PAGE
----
Third base was a pleasure to watch in Queens this year. With great offense and top-notch defense, David Wright led Mets’ third basemen to lead the majors in fWAR. After Wright signed an 8-year, $138M extension this offseason, there isn’t much to discuss here. Wright is one of the top third basemen in the league, and is just hitting his prime. Little evidence exists to suggest that Wright will slow down in the future.
Behind him next year, the Mets will likely play Justin Turner and Brian Bixler. Such a mention should only be a formality, as health and fatigue are the only reasons Wright won’t be in the field every day.
Met shortstops were a logical foil to their double-play partners in 2012: mediocre offense, great defense. The group was the 8th-most valuable in the bigs despite an underwhelming .672 OPS. What makes this especially encouraging is the play of young Ruben Tejada. In his first season replacing Jose Reyes, Tejada showed big game potential. On August 16th, Tejada had an outstanding .318/.362/.390 slash line before hitting .233/.278/.277 in the last 41 games.
If Tejada can develop his conditioning and stay strong through the season, he could become one of the best shortstops in the major leagues. Given that he was the second-youngest everyday shortstop in the MLB in 2012 (he is 4 months older than the Cubs’ Starlin Castro), he is still a few years away from his ‘prime’. Either way, Tejada dulled much of the sting suffered by Jose Reyes’ painful departure after the 2011 season.
Aggregate OPS: 0.784
Aggregate OPS: 0.755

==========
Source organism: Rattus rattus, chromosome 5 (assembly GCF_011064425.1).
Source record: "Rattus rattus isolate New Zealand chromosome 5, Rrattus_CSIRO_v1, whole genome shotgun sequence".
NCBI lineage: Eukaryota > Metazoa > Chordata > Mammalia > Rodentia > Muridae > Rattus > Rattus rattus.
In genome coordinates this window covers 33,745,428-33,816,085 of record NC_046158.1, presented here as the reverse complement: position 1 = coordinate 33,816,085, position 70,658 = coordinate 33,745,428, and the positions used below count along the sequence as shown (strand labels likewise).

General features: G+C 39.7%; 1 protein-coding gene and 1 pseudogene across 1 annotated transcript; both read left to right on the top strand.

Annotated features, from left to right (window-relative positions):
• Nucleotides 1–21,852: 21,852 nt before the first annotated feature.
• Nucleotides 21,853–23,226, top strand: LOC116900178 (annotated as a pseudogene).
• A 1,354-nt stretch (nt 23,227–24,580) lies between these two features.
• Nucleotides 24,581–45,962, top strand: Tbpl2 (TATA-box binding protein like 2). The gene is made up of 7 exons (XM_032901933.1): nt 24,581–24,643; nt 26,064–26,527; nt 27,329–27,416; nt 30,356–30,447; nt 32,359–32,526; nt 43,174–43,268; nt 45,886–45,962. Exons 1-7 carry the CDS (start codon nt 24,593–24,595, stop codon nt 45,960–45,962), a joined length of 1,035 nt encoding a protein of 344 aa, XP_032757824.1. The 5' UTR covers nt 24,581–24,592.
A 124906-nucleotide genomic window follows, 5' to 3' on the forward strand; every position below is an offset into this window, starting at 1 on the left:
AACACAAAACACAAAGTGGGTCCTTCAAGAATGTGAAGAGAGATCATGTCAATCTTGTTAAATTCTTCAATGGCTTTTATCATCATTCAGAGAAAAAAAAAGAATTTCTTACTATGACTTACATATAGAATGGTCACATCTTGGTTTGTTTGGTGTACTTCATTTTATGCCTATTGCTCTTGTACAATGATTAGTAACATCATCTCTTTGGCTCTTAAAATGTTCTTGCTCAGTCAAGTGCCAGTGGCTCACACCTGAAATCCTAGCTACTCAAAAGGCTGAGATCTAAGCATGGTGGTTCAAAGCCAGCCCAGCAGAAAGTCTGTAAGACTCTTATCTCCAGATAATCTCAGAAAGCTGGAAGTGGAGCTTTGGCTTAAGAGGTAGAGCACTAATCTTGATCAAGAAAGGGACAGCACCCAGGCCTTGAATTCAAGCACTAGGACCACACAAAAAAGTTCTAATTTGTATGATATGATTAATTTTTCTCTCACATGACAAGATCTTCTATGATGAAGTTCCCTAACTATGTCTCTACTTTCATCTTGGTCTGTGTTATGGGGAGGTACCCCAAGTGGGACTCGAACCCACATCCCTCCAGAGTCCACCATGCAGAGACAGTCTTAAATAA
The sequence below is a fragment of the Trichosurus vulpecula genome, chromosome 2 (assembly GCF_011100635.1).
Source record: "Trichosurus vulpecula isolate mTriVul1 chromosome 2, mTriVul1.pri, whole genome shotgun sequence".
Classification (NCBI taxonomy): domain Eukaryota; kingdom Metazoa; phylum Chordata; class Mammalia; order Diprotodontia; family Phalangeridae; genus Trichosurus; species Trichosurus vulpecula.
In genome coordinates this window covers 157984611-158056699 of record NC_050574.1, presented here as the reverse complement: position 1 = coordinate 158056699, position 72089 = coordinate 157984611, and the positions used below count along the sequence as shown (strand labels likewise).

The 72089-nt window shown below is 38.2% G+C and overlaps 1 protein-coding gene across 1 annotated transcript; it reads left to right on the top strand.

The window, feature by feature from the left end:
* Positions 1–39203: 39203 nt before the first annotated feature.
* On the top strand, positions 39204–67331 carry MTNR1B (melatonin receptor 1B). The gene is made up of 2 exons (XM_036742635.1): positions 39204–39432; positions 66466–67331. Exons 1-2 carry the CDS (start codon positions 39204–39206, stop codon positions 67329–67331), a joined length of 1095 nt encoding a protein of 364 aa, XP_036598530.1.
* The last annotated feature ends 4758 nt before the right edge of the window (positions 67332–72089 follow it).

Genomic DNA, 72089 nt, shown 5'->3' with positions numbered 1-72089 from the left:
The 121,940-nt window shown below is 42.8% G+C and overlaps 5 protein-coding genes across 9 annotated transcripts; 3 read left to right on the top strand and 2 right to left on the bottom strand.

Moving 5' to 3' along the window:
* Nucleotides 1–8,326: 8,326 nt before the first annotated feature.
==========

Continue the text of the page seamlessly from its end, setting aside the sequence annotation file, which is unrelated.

Two things stick out here about the James model: first, that his projections are a little more aggressive than the Fans’ projections. Second, they’re assuming that at bats are going to come from otherwise-unspecified players. Recker and Bixler both lack projections, so we have don’t know how he (or the fans, for that matter) expects them to factor into this. What we do notice, however, is that the offense will be improve fairly decently. James expects noticeable offensive improvements out of Davis and Murphy, and also a significant improvement behind the plate.
The Fans’ projections offer a more tempered projection for the offense, but they project the group to accumulate 19.2 fWAR – an improvement of 4.6! These projections are, of course, no guarantee of success or failure – there are far too many outlying factors they don’t account for (injury and luck stand out) – but it stands that the baseball community expects a decent improvement out of this unit next year. This should be very encouraging to Mets fans, who are looking for reasons to be optimistic going into spring training.